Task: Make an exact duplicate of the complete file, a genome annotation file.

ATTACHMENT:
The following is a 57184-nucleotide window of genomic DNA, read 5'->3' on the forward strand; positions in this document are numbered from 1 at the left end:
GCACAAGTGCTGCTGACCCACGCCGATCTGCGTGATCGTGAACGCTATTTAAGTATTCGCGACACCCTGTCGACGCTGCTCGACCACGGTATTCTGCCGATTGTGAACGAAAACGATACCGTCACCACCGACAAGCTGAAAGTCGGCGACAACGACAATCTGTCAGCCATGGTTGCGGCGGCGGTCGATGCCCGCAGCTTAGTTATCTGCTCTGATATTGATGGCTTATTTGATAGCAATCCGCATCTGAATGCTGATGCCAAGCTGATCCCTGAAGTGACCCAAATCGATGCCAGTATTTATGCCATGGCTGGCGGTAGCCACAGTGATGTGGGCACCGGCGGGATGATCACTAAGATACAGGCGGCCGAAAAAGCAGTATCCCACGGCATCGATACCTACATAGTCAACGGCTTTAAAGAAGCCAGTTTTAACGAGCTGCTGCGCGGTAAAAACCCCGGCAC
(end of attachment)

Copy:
The following is a 57184-nucleotide window of genomic DNA, read 5'->3' on the forward strand; positions in this document are numbered from 1 at the left end:
GCACAAGTGCTGCTGACCCACGCCGATCTGCGTGATCGTGAACGCTATTTAAGTATTCGCGACACCCTGTCGACGCTGCTCGACCACGGTATTCTGCCGATTGTGAACGAAAACGATACCGTCACCACCGACAAGCTGAAAGTCGGCGACAACGACAATCTGTCAGCCATGGTTGCGGCGGCGGTCGATGCCCGCAGCTTAGTTATCTGCTCTGATATTGATGGCTTATTTGATAGCAATCCGCATCTGAATGCTGATGCCAAGCTGATCCCTGAAGTGACCCAAATCGATGCCAGTATTTATGCCATGGCTGGCGGTAGCCACAGTGATGTGGGCACCGGCGGGATGATCACTAAGATACAGGCGGCCGAAAAAGCAGTATCCCACGGCATCGATACCTACATAGTCAACGGCTTTAAAGAAGCCAGTTTTAACGAGCTGCTGCGCGGTAAAAACCCCGGCAC